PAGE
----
Pursuant to the MPA and EULA, NetApp also had the right to conduct an audit of GoDaddy?s use of its products and software to ensure it was not violating the terms of the parties? agreement. (Id. at ? 14.) In March 2015, NetApp informed GoDaddy that it intended to audit GoDaddy?s use of its products. (Id. at ? 15.) The audit revealed that GoDaddy and/or other defendants violated the parties? licensing agreements in three respects. (Ibid.) First, the audit revealed that Defendants? hardware contained unlicensed copies of NetApp?s software that had not been paid for. (Ibid.) The audit also revealed that Defendants were using five of NetApp?s data storage system controllers purchased from the secondary market. (Ibid.) As such, Defendants violated the EULA by not purchasing the licenses for the software from NetApp or obtaining its permission to transfer the licenses from the original end users. (Ibid.) Lastly, the audit revealed that Defendants downloaded and installed unauthorized upgrades to NetApp?s ?ONTAP? operating system software on several controllers. (Ibid.) These upgrades were unauthorized because they took place after the support period provided to Defendants by NetApp had expired, something the EULA clearly prohibits. (Ibid.)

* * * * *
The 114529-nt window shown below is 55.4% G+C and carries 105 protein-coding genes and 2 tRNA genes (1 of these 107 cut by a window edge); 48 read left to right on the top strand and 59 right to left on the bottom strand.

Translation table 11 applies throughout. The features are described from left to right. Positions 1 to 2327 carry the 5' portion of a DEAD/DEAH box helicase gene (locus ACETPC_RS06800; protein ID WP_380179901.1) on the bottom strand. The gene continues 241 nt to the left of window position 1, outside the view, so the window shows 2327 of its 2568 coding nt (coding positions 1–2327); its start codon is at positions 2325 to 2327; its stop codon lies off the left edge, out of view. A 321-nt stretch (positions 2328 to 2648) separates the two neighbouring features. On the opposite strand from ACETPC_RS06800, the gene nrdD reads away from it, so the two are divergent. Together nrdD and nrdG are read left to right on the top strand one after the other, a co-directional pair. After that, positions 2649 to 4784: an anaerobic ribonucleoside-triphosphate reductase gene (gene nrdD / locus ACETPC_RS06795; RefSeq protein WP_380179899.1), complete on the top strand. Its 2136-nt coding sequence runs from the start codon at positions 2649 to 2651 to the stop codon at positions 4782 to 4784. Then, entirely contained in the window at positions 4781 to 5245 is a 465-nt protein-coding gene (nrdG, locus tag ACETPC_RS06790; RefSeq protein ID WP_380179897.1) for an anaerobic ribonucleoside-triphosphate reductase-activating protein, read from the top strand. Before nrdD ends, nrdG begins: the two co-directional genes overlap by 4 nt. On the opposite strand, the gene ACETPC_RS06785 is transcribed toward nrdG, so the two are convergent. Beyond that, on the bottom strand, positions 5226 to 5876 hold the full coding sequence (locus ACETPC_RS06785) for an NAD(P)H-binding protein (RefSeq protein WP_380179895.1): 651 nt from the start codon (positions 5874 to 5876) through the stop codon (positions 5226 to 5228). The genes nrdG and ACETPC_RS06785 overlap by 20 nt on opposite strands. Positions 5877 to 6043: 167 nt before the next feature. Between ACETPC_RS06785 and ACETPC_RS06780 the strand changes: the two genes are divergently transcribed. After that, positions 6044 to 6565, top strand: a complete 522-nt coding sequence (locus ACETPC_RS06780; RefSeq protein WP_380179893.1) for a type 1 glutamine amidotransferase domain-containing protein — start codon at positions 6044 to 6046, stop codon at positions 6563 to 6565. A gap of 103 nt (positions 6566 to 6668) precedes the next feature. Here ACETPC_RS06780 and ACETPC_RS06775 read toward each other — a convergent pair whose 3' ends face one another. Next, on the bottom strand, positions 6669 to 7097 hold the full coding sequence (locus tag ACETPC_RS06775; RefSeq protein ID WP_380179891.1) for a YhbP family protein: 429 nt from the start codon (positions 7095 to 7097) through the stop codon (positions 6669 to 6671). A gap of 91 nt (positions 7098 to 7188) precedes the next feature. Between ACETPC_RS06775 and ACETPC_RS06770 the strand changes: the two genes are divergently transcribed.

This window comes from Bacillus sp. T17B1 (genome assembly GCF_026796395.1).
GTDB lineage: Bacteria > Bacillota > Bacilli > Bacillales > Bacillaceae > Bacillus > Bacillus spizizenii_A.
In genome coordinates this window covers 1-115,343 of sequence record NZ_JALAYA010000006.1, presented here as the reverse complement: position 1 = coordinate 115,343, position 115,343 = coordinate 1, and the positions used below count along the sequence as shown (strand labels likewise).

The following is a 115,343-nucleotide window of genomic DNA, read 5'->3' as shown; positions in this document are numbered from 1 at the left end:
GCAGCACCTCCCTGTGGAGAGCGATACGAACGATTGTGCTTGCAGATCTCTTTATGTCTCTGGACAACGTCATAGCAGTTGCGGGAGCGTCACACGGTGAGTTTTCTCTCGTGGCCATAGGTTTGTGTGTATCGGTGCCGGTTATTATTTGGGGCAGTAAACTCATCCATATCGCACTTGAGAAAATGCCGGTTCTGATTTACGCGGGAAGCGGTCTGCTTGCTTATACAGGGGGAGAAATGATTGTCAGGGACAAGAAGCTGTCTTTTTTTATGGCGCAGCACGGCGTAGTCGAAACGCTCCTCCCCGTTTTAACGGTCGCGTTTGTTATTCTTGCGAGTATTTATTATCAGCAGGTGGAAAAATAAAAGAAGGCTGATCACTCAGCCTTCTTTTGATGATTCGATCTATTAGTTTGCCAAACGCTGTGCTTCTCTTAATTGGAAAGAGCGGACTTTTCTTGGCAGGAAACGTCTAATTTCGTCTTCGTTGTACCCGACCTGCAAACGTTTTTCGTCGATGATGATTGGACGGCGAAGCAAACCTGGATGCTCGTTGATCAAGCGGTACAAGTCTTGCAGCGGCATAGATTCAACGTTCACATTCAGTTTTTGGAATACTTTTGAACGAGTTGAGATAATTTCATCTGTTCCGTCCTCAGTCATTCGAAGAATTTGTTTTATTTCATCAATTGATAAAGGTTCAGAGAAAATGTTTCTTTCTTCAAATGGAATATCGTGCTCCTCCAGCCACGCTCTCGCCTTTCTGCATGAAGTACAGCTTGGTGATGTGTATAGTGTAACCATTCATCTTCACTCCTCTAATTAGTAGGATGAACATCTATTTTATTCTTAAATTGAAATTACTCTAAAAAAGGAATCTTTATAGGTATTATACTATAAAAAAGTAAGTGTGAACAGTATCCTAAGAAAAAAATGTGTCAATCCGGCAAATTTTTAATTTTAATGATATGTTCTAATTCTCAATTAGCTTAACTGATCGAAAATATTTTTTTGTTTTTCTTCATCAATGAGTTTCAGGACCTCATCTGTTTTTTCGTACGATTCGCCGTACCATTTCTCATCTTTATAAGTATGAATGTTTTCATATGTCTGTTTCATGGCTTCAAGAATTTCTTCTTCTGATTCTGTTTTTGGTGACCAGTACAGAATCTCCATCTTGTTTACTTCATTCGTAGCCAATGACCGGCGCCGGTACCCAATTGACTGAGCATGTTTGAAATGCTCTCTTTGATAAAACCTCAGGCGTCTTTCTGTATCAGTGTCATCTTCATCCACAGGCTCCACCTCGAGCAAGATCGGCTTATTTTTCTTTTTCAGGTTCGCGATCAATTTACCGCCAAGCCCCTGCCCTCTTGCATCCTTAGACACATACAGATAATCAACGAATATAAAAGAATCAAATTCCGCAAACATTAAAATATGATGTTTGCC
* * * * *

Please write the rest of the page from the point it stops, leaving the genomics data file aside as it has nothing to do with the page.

In May 2015, NetApp advised Defendants of the forgoing software license violations. However, Defendants denied liability and refused to pay for the unauthorized software upgrades and unlicensed software. (Id. at ?? 15-16.)


Based on the foregoing allegations, on October 27, 2016, NetApp filed the Complaint asserting the following causes of action: (1) breach of contract; (2) breach of implied covenant of good faith and fair dealing; (3) common counts for goods sold and delivered; (4) unjust enrichment; and (5) unfair competition law.